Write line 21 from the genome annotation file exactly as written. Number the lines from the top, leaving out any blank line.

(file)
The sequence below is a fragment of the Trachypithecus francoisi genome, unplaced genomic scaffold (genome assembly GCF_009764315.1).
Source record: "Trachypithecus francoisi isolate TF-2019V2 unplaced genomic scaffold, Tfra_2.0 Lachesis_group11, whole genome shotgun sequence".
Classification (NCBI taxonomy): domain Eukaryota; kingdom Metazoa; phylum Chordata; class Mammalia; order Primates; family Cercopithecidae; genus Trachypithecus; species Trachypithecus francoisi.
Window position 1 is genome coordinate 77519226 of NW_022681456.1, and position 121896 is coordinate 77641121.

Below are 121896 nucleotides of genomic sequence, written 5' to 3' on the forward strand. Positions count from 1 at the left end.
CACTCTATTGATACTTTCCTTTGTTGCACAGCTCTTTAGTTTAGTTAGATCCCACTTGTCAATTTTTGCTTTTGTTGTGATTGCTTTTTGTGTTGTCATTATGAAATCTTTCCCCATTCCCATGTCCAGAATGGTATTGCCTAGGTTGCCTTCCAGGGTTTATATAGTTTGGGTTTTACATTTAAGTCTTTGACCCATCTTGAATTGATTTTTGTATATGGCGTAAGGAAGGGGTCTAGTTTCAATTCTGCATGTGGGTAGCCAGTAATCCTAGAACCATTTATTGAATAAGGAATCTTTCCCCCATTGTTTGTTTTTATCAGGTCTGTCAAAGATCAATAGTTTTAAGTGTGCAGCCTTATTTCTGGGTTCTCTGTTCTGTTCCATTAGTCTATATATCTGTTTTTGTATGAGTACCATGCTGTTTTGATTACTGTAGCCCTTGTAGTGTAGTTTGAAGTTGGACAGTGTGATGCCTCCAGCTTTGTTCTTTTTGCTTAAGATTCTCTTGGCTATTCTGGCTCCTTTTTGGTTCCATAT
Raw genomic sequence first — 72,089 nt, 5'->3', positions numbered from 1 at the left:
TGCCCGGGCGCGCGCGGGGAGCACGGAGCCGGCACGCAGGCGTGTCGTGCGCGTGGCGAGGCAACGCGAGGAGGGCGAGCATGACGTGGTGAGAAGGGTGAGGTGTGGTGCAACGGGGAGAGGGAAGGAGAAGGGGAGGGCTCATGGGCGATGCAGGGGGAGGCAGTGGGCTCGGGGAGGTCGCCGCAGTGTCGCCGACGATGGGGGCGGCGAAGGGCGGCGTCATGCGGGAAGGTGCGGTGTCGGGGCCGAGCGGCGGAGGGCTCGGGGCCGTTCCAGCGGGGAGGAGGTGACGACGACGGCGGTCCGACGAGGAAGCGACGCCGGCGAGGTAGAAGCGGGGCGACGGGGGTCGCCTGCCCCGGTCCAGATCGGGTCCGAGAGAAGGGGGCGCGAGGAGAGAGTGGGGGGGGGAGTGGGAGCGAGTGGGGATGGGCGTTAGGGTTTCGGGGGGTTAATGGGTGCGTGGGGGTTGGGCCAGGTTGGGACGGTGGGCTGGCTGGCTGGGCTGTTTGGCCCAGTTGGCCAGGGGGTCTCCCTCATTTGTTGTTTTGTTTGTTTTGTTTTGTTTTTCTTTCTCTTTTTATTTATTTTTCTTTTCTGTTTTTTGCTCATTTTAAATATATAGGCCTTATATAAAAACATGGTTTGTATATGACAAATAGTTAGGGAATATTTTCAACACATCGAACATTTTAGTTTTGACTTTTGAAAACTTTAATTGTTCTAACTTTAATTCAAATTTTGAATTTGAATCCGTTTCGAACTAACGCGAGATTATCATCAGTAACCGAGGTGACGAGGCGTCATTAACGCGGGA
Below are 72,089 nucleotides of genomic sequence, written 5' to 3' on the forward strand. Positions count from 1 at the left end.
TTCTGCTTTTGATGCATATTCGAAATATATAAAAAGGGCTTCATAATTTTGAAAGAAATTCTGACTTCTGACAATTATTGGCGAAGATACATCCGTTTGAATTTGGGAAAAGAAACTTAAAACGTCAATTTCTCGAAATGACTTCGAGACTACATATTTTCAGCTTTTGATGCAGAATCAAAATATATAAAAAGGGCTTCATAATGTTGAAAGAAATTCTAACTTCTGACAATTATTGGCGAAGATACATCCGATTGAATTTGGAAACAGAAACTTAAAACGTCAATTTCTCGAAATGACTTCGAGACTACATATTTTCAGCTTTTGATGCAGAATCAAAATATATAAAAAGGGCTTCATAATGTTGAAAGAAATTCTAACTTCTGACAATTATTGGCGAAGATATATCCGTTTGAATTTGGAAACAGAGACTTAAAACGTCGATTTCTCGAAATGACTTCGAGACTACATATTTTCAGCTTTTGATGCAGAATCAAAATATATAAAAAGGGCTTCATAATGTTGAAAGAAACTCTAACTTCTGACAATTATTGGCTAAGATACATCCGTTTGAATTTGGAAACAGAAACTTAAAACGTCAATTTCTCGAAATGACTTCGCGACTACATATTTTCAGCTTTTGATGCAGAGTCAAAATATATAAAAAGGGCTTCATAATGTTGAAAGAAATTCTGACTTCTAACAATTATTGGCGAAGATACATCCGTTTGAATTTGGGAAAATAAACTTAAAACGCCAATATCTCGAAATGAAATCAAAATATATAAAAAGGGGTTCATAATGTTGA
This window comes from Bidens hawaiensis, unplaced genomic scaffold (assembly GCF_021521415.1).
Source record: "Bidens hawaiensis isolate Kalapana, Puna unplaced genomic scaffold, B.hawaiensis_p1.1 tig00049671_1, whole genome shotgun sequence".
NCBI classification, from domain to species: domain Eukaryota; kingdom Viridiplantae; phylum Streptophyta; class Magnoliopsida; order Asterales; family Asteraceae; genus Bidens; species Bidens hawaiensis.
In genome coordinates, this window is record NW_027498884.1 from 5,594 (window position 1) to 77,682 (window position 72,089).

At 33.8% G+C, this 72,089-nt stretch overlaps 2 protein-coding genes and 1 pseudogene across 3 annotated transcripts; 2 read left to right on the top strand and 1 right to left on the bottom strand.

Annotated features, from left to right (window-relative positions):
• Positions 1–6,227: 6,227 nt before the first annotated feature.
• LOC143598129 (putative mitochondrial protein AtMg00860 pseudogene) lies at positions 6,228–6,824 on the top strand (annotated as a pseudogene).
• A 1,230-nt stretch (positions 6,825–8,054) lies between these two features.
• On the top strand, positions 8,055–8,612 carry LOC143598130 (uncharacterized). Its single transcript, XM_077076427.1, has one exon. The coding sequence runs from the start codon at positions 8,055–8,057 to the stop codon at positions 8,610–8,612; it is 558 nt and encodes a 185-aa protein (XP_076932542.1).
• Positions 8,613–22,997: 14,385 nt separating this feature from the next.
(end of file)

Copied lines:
• Positions 8,613–22,997: 14,385 nt separating this feature from the next.